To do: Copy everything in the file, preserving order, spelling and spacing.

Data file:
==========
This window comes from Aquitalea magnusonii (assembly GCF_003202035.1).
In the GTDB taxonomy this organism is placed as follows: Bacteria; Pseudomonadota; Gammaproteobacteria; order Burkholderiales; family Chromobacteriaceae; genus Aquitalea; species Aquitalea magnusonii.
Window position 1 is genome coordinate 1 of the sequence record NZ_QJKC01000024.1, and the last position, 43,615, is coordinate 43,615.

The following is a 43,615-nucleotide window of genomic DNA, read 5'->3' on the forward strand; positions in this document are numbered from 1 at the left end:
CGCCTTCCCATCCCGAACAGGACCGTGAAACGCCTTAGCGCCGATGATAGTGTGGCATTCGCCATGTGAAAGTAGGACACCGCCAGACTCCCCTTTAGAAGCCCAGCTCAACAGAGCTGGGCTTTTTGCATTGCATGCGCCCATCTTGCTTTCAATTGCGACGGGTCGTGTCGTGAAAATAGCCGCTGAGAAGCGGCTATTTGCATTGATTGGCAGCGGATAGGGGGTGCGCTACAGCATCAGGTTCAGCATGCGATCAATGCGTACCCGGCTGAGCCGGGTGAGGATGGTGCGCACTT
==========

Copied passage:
This window comes from Aquitalea magnusonii (assembly GCF_003202035.1).
In the GTDB taxonomy this organism is placed as follows: Bacteria; Pseudomonadota; Gammaproteobacteria; order Burkholderiales; family Chromobacteriaceae; genus Aquitalea; species Aquitalea magnusonii.
Window position 1 is genome coordinate 1 of the sequence record NZ_QJKC01000024.1, and the last position, 43,615, is coordinate 43,615.

The following is a 43,615-nucleotide window of genomic DNA, read 5'->3' on the forward strand; positions in this document are numbered from 1 at the left end:
CGCCTTCCCATCCCGAACAGGACCGTGAAACGCCTTAGCGCCGATGATAGTGTGGCATTCGCCATGTGAAAGTAGGACACCGCCAGACTCCCCTTTAGAAGCCCAGCTCAACAGAGCTGGGCTTTTTGCATTGCATGCGCCCATCTTGCTTTCAATTGCGACGGGTCGTGTCGTGAAAATAGCCGCTGAGAAGCGGCTATTTGCATTGATTGGCAGCGGATAGGGGGTGCGCTACAGCATCAGGTTCAGCATGCGATCAATGCGTACCCGGCTGAGCCGGGTGAGGATGGTGCGCACTT